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renewed positive feeling towards george w. bush's presidency in wake of the current nominee. what do you think of that? >> really? [laughter] >> my dad, for instance, is an old-school democrat and things among his group of people he feels i will draw a parallel as an example. trump used his views on barring muslims entering our country versus george w. bush's repeated mentions that islam is a culture of peace and things like that. >> i am surprised at the belief that bush's reputation is improving. if you look at the report of the english investigation of bush
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and blair it is not going to improve. simon & schuster wanted me to write an op-ed comparing bush and trump and i said no. [laughter] >> thank you for speaking. i was intrigued when i read in the review, he wasn't the worst president but going to iraq was the worst foreign policy and i got in mind what else was in the top 5. to flip the question, what are some of the best foreign policy decisions or the best? >> the best foreign policy? you have to go back to the roosevelt administration. eisenhower's decision to make
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peace in korea. was a breakthrough. eisenhower was working very closely with khrushchev to improve relations and screwed it up when he sent powers over but the paris summit would have shortened the cold war by a great deal. back to the bush -- the roosevelt administration, you have to go back there. president lincoln's decision to maintain the union. >> thank you. >> i think you have a consensus thinking the iraq war under george bush was the worst foreign policy decision. how do you treat the war against afghanistan, which i think was
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weakened and is still going on too. >> against afghanistan was weakened by bush's decision to go into iraq. i am going to take a minority position but i am not sure the war in afghanistan was necessary. you have got the accident that happened on 9/11, four planes were hijacked, three crashed into buildings. that is not a reason to go to war. you handle that as a legal issue, try it in the courts, find anyone who was involved but you don't go to war over something like that. i may be in a minority position but that is what i believe. >> bush welcomed the possibility that -- to be a war hero like his father. >> i'm not sure he welcomed it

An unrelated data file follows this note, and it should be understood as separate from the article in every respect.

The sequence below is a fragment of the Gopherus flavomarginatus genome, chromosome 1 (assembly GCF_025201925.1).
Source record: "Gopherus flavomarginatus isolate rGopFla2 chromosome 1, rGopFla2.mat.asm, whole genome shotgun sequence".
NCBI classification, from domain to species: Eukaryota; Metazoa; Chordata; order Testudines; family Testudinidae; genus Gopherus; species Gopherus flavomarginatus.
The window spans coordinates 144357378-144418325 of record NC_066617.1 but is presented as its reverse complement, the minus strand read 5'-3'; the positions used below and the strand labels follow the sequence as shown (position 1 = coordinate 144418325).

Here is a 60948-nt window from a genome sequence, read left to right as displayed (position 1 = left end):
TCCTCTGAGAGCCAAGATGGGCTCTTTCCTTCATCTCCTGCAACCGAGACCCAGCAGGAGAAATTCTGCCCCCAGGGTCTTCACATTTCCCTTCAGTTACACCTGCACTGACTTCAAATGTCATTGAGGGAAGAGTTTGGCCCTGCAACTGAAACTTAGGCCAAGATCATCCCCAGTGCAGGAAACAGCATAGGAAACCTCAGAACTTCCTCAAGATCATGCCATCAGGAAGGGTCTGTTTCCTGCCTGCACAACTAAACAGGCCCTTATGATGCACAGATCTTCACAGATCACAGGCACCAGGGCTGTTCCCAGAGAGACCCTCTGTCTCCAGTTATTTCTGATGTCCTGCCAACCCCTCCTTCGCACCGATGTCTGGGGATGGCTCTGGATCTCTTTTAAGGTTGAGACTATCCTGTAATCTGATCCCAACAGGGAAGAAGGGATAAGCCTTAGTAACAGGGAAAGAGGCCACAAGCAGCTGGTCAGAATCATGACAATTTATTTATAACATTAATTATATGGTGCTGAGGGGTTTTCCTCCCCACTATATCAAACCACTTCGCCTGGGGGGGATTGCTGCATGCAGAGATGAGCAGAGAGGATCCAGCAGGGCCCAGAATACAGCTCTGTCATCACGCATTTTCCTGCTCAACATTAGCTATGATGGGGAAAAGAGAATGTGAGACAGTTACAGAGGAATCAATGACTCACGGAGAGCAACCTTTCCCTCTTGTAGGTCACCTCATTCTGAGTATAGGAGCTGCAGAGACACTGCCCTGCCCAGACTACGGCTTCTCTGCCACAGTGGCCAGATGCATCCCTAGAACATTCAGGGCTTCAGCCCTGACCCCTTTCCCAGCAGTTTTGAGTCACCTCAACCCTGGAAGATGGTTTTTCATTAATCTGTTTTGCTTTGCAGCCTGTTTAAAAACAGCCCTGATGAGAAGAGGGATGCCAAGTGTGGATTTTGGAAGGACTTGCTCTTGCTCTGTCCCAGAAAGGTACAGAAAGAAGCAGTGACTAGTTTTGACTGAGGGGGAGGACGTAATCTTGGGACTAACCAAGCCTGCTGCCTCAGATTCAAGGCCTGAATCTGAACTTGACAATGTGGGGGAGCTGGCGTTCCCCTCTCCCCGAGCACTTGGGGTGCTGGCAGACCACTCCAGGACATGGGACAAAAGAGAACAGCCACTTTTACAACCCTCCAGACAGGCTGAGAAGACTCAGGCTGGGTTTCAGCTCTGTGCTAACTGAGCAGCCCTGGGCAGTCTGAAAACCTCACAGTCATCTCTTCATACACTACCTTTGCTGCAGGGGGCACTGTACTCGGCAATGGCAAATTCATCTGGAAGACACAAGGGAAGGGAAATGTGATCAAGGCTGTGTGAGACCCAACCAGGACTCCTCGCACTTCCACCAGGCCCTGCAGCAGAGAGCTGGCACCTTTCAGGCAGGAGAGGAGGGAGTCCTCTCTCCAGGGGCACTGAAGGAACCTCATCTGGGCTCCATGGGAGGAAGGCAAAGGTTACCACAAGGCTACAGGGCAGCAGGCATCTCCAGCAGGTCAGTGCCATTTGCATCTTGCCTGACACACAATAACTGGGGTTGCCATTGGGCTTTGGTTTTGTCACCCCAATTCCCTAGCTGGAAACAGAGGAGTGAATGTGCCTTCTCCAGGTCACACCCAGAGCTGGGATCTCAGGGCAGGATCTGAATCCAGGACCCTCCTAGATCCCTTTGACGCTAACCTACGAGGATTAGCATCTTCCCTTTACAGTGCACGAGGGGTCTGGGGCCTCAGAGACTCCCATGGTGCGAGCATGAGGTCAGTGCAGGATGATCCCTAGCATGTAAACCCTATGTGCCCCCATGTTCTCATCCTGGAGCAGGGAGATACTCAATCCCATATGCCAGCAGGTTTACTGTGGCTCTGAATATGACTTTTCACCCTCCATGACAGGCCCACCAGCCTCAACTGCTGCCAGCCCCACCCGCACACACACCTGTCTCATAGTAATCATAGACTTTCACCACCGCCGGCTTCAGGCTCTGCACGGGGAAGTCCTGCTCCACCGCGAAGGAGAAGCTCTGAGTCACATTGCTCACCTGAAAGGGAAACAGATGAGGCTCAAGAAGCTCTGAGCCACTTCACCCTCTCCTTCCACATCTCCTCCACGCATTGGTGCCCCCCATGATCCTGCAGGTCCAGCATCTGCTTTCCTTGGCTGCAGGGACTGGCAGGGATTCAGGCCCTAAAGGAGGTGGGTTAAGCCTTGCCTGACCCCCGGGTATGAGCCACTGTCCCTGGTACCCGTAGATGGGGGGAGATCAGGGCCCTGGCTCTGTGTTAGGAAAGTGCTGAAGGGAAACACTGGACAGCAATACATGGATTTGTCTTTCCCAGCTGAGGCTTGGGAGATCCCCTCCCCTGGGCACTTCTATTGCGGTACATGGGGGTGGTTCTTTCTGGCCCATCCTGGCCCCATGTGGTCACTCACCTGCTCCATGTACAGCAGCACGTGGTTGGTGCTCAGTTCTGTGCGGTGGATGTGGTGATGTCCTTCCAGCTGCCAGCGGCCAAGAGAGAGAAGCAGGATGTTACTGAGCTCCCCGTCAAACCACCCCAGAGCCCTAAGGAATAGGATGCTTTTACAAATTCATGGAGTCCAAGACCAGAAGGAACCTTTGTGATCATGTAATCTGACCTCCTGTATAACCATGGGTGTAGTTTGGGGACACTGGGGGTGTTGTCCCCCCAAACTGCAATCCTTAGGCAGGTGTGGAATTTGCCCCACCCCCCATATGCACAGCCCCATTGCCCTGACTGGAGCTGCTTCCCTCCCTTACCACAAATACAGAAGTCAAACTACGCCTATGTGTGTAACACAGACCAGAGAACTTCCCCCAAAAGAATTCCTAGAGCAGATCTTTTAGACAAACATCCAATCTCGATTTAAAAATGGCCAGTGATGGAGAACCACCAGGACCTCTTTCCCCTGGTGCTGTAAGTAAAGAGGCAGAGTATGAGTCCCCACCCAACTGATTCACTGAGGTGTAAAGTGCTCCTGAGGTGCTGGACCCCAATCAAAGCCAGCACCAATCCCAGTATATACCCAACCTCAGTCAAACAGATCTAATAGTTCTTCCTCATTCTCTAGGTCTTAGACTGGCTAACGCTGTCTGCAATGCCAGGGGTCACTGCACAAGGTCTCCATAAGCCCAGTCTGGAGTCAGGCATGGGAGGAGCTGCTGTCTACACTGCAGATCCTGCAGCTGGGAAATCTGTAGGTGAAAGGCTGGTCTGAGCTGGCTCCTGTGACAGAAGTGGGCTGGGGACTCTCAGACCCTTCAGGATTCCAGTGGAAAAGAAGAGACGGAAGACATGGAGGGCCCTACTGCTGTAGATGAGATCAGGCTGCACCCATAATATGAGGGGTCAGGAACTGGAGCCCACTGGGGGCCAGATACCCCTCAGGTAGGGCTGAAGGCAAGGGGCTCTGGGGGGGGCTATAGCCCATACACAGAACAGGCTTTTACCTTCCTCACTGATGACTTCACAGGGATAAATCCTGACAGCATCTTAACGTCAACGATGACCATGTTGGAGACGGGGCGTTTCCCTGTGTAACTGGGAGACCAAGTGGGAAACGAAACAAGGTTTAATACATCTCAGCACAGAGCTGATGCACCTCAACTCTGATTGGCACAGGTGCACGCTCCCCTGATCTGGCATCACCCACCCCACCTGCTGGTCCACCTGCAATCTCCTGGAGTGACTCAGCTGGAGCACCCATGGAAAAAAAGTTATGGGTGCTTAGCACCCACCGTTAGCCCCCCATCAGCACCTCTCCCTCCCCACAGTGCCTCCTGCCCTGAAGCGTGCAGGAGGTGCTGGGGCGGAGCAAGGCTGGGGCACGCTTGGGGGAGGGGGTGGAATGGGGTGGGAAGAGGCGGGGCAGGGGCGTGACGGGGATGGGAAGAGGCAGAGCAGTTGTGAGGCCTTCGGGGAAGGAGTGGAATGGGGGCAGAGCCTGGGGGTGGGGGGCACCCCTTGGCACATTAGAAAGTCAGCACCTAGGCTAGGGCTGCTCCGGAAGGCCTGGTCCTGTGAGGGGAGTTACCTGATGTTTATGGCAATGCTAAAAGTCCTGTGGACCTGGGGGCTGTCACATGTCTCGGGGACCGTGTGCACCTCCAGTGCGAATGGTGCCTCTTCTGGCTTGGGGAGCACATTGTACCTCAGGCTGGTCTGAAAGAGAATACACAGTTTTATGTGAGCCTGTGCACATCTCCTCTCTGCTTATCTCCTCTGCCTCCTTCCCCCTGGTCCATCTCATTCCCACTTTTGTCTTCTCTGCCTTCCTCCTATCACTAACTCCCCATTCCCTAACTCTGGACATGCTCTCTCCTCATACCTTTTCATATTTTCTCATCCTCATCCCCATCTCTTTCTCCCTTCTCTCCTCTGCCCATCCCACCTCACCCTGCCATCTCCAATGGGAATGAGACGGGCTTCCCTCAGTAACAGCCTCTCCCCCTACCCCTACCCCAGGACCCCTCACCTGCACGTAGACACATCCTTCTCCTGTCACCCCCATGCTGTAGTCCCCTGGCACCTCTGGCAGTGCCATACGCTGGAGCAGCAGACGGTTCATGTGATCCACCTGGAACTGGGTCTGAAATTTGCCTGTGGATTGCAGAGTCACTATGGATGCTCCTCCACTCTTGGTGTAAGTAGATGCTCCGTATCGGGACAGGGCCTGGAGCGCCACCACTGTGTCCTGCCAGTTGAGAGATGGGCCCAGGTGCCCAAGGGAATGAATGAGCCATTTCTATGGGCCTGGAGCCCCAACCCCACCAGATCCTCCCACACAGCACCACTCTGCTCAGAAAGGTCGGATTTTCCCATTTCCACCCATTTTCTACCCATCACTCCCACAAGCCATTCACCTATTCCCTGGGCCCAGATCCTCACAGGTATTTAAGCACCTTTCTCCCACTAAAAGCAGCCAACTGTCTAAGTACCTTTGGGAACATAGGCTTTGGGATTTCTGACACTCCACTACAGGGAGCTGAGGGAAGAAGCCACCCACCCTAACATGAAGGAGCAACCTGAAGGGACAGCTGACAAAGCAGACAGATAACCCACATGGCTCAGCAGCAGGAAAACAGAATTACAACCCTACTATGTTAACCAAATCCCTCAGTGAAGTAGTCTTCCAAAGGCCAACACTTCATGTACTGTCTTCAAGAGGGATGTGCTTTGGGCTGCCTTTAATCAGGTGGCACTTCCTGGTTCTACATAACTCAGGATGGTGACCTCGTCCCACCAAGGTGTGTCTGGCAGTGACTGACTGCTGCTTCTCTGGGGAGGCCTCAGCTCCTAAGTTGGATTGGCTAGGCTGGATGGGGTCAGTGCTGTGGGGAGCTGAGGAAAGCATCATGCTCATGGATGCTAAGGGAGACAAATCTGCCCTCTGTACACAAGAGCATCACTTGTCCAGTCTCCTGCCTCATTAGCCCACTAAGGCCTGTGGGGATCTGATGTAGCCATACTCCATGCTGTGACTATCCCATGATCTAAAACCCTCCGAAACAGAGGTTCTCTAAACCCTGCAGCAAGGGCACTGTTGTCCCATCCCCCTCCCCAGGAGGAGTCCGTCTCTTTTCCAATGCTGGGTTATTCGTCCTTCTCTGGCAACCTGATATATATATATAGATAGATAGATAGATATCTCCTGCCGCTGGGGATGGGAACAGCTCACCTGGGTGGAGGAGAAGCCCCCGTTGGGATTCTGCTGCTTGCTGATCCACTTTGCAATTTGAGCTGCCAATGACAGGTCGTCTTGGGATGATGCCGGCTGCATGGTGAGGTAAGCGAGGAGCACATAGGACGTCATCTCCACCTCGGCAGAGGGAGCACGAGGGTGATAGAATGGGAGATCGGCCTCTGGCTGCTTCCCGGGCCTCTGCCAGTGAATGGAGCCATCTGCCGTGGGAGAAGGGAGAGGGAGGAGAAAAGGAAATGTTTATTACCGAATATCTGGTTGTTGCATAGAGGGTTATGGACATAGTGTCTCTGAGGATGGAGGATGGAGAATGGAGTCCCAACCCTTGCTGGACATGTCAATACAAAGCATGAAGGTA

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but i am sure he responded to it, thank you. >> we have time for a couple more questions. >> richard clark suggested george bush would be tried as a war criminal. any comments on that? >> yes. i don't think presidents are guilty of war crimes. i think -- period. period. period. >> you give bush a lot of credit for handling the financial crisis. there was an hbo movie about it that persuade paulson and ben burning key and at the last minute, consult the white house. >> i think they did make policy but not at the last minute let's consult the white house. they knew they had to consult the white house and they did an extremely good job bringing bush
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along which was contrary to all of bush's views. i also think bush realized he stubbed his toe earlier. and messed up the iraq thing. he was more inclined to listen to paulson. >> would you like to discuss the saudi arabia oil during the time of both bush wars? >> i'm not qualified to do that but you raised the question. it is an important consideration. i don't know the details sufficiently to give you an answer. [applause]
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>> jean edward smith will be here signing books. [inaudible conversations] [inaudible conversations] >> welcome to jackson, mississippi and booktv's live coverage of the mississippi book festival, now in its second year, the festival hosts the state capital throughout the day. he will hear from justin ward, krista sanders, trent lott, john
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meacham and many other authors talking about topics such as civil rights, education and southern history. booktv on c-span2 is live coverage from the mississippi book festival, it starts now with a panel discussion on race. ..